Do the songs whose Texan prisoners punctuate their work gestures have something to do with the fluid gesture of the luthier cutting a violin, that of the scarifier Bwaba chiseling the flesh or that of the Homo erectus carving a biface?
Tightening the old question of the relationship between the beautiful, the useful and the necessary, this file chooses to privilege that of the aesthetics of the technical gesture. In what way can such a gesture be considered beautiful, and does this beauty stem from tangible characteristics - regularity, rhythmicity, economy ... - or more impalpable traits? The question is considered here from the distinction made by Hannah Arendt between work and work.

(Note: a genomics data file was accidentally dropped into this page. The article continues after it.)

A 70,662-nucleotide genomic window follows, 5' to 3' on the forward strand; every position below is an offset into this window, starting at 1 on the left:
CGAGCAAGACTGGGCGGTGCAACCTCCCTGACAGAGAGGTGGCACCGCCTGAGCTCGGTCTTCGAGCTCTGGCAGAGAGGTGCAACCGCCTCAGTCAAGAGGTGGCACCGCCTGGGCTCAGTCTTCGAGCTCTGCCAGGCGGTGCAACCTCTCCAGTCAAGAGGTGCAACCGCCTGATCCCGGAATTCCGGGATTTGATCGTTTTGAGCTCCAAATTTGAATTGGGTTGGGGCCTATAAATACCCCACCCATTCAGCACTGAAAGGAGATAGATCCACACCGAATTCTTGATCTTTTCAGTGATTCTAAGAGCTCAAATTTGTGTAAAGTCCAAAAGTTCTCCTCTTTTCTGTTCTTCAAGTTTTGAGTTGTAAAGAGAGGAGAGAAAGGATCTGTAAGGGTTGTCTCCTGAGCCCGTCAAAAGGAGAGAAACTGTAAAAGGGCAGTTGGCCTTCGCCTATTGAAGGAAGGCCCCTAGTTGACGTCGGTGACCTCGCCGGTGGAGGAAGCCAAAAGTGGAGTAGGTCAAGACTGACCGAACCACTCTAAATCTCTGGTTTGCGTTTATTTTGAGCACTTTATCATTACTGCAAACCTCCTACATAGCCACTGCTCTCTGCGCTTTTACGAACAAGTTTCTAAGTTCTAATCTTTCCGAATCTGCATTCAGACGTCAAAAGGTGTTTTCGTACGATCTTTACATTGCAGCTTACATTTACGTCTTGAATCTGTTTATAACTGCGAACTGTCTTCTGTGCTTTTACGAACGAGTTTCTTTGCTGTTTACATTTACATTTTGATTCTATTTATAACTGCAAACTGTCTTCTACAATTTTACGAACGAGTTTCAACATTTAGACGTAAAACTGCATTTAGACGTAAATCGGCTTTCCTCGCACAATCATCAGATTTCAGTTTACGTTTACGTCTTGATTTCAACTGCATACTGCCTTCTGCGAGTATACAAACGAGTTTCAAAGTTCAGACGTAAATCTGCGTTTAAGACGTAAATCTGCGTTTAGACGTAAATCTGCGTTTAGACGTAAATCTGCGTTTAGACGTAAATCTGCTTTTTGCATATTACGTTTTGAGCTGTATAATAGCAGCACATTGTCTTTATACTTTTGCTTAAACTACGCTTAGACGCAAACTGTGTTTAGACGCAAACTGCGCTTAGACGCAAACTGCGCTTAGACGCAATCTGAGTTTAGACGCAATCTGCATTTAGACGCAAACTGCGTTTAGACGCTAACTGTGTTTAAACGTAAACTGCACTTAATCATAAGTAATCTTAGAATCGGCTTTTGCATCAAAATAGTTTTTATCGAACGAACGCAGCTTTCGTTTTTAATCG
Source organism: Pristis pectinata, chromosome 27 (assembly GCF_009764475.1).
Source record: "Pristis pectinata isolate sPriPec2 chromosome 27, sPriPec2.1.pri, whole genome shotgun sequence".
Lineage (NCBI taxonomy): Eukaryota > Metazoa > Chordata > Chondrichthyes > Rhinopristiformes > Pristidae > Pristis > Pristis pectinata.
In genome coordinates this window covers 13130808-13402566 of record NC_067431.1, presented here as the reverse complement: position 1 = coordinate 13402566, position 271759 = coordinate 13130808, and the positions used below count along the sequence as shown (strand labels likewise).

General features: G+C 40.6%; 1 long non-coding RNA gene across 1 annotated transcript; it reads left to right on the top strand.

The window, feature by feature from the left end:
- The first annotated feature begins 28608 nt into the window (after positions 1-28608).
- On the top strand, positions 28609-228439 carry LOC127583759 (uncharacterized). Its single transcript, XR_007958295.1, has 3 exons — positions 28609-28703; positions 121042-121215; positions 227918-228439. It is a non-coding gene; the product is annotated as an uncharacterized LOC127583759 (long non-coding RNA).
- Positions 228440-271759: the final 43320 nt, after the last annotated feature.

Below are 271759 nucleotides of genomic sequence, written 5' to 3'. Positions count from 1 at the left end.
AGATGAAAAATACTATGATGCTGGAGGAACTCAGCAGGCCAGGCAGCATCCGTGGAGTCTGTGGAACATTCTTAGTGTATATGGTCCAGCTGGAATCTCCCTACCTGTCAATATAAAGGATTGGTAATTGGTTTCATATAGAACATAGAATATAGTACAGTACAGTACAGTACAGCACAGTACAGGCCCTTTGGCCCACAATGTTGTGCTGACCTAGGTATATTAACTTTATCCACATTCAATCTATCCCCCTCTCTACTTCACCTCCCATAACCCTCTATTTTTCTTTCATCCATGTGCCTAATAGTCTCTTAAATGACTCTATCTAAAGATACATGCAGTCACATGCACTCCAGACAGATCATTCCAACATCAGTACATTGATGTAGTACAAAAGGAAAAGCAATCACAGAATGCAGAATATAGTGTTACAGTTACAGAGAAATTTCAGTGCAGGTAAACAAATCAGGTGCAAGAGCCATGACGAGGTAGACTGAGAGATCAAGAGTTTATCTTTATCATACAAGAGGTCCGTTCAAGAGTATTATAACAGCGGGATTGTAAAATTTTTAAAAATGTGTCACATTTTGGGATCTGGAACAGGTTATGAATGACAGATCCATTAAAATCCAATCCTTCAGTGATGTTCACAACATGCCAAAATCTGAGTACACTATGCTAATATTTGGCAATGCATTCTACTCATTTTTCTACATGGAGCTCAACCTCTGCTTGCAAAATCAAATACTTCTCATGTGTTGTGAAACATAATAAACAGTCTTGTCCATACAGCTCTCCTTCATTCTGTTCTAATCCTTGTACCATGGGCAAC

The work - all the repetitive tasks required by daily survival - is sometimes sublimated by songs or choreographies that embellish the work and alleviate its arduousness. While the development of a work - that is to say, the creation of an object that will add durably to the world - can be aestheticized by a highly controlled technical gesture. From Boas to Leroi-Gourhan, authors have linked the aesthetic value of an object to the perfection of its technical realization but the contributors of this file, which extends from prehistory to the twenty-first century, and from Europe to Africa, show that the technical gesture is an integral part of the social game in which it is inserted and that its beauty is not reduced to the control of formal rules.